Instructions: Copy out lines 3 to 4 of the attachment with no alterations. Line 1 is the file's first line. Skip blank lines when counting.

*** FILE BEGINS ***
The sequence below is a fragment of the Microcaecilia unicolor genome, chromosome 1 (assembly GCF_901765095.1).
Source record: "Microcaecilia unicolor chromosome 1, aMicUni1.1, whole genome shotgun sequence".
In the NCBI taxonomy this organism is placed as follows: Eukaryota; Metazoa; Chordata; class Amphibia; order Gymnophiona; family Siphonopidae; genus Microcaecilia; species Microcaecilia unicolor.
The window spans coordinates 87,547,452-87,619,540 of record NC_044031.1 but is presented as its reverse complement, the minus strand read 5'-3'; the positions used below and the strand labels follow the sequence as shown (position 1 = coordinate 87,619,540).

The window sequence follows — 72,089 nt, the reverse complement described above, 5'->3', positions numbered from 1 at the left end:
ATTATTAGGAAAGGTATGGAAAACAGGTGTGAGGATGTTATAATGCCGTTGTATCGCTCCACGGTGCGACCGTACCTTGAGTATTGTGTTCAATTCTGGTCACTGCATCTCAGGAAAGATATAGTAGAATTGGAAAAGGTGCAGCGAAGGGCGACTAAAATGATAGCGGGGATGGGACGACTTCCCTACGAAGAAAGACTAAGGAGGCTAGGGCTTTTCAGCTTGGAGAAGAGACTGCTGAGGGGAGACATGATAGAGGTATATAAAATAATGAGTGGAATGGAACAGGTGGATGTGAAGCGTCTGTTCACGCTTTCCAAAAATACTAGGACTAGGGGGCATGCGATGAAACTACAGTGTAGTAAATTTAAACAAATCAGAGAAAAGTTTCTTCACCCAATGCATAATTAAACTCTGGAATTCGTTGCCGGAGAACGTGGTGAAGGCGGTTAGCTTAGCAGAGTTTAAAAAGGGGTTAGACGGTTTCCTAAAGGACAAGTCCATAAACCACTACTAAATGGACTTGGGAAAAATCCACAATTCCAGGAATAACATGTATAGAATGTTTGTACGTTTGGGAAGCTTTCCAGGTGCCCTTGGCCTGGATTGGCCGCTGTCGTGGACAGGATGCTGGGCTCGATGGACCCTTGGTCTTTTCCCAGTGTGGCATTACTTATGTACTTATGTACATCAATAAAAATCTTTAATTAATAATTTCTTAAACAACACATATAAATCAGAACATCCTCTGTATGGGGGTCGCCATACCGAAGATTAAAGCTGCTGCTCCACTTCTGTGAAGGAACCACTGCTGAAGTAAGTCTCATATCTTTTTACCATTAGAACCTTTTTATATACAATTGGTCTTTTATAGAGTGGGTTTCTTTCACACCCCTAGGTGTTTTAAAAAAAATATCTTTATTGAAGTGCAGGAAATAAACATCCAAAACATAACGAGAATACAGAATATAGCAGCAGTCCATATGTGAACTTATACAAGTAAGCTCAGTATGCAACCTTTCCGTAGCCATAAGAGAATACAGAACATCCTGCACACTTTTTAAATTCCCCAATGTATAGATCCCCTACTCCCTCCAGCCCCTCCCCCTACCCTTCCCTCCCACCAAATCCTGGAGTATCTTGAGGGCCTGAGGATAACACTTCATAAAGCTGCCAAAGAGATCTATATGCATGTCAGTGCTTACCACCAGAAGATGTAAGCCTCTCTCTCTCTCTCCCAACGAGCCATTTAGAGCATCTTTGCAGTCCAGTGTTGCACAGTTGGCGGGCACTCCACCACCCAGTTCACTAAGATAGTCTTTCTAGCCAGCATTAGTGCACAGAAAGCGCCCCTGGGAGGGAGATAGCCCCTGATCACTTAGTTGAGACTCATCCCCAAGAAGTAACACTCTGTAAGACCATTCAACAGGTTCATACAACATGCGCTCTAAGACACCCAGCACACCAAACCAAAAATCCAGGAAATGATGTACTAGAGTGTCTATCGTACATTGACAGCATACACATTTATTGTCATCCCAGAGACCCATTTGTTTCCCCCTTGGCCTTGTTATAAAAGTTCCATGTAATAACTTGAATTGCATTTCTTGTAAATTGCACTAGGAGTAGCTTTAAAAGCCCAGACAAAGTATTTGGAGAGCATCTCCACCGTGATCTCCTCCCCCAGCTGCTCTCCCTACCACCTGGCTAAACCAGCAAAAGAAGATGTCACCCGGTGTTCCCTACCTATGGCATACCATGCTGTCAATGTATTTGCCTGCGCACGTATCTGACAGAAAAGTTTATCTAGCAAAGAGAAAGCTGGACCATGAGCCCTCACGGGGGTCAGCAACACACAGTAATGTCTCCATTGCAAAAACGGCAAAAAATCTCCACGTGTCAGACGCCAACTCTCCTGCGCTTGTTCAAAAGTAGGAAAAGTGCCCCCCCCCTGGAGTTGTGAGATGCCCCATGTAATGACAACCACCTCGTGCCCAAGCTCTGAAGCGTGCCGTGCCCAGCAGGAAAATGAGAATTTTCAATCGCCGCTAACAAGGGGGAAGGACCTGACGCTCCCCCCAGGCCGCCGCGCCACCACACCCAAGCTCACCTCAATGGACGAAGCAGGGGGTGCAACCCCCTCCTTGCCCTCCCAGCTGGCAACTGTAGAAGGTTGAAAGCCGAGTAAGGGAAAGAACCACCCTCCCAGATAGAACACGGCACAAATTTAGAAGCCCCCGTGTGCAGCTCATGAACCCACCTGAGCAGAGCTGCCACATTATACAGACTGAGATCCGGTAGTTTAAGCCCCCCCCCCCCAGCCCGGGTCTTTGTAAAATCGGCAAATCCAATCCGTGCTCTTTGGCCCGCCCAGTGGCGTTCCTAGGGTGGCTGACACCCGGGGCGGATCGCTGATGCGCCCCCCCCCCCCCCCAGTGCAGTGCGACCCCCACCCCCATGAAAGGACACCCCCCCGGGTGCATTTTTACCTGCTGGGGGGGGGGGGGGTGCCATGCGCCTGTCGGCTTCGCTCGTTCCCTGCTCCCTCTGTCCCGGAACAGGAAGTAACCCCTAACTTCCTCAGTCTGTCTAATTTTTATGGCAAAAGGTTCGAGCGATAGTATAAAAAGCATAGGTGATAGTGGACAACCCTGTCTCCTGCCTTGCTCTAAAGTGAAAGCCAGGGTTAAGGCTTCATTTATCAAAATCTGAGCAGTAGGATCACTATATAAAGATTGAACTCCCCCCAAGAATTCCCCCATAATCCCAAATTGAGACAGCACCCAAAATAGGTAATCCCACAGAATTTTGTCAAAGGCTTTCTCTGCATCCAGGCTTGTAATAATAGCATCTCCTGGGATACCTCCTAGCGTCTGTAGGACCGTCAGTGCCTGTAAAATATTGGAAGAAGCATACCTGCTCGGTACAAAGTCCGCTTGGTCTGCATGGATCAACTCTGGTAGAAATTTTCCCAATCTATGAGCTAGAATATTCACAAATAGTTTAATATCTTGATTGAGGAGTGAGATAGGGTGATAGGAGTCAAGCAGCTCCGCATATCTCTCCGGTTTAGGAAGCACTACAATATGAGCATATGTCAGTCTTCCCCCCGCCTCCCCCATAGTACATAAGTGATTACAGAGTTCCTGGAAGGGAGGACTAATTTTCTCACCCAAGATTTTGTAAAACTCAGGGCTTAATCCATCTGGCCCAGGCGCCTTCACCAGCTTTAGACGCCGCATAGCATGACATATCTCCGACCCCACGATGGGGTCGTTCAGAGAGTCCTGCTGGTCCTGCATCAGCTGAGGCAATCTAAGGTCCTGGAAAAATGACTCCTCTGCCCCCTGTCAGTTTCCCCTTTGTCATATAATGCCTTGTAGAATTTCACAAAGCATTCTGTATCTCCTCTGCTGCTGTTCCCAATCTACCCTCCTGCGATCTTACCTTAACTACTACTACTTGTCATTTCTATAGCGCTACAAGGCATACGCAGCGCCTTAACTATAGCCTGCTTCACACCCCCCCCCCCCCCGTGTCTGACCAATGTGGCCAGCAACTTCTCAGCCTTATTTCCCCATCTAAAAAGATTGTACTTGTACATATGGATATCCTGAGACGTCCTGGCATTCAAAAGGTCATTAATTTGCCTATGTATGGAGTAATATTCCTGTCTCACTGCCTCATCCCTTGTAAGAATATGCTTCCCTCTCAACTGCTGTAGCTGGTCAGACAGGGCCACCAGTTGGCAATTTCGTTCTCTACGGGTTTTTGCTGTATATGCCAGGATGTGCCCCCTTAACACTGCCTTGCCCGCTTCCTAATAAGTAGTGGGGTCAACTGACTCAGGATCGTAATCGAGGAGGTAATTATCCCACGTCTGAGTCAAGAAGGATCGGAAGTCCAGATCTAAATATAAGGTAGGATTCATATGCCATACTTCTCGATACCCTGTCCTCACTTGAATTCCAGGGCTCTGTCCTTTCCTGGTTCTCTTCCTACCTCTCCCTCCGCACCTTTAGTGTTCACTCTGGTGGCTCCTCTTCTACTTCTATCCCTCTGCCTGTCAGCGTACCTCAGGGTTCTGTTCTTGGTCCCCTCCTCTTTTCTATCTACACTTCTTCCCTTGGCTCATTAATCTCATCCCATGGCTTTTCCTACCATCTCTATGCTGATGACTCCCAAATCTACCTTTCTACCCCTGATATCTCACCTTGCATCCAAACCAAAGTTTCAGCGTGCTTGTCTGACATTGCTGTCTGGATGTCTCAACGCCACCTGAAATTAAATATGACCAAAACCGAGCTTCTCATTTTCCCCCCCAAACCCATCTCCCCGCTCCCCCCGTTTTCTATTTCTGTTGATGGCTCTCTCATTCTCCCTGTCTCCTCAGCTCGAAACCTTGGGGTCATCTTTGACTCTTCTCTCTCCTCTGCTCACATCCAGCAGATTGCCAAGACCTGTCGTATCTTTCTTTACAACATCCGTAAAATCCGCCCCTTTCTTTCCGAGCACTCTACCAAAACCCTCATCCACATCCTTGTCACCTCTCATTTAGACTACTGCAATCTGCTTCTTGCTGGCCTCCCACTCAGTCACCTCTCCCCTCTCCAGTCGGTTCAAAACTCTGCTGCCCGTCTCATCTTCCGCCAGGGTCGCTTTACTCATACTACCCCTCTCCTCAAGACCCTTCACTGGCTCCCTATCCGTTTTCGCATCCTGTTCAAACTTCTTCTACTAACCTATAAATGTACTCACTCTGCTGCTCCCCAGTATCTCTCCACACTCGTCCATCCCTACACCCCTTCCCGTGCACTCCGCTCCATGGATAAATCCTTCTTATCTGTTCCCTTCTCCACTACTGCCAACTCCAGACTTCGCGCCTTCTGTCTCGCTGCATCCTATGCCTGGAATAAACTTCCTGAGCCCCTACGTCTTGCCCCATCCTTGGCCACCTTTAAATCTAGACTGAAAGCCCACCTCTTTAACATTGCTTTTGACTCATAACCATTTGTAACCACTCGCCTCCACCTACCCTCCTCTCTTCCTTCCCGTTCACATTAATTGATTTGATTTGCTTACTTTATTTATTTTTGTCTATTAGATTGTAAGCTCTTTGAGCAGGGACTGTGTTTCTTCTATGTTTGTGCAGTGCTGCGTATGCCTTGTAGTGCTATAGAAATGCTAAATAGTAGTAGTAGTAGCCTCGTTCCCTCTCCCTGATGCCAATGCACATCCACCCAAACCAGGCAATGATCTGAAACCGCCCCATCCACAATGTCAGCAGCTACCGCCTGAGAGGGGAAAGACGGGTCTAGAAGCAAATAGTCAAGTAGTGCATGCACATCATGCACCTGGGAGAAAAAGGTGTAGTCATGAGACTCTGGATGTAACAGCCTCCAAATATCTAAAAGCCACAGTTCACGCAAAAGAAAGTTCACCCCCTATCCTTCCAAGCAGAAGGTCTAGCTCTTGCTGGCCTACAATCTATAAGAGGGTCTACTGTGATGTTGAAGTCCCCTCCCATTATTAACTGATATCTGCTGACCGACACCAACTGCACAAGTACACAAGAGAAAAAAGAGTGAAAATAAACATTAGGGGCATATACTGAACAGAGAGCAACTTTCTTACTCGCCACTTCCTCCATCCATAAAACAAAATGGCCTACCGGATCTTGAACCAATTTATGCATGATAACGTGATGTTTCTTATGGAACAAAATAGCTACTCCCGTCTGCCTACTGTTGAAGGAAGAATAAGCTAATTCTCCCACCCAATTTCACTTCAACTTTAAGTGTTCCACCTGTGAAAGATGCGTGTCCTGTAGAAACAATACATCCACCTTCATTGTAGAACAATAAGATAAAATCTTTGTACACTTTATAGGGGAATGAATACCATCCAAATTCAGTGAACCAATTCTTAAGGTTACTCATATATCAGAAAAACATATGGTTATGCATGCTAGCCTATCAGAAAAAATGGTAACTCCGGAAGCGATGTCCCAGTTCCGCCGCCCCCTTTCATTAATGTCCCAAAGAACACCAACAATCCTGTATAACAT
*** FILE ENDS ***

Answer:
In the NCBI taxonomy this organism is placed as follows: Eukaryota; Metazoa; Chordata; class Amphibia; order Gymnophiona; family Siphonopidae; genus Microcaecilia; species Microcaecilia unicolor.
The window spans coordinates 87,547,452-87,619,540 of record NC_044031.1 but is presented as its reverse complement, the minus strand read 5'-3'; the positions used below and the strand labels follow the sequence as shown (position 1 = coordinate 87,619,540).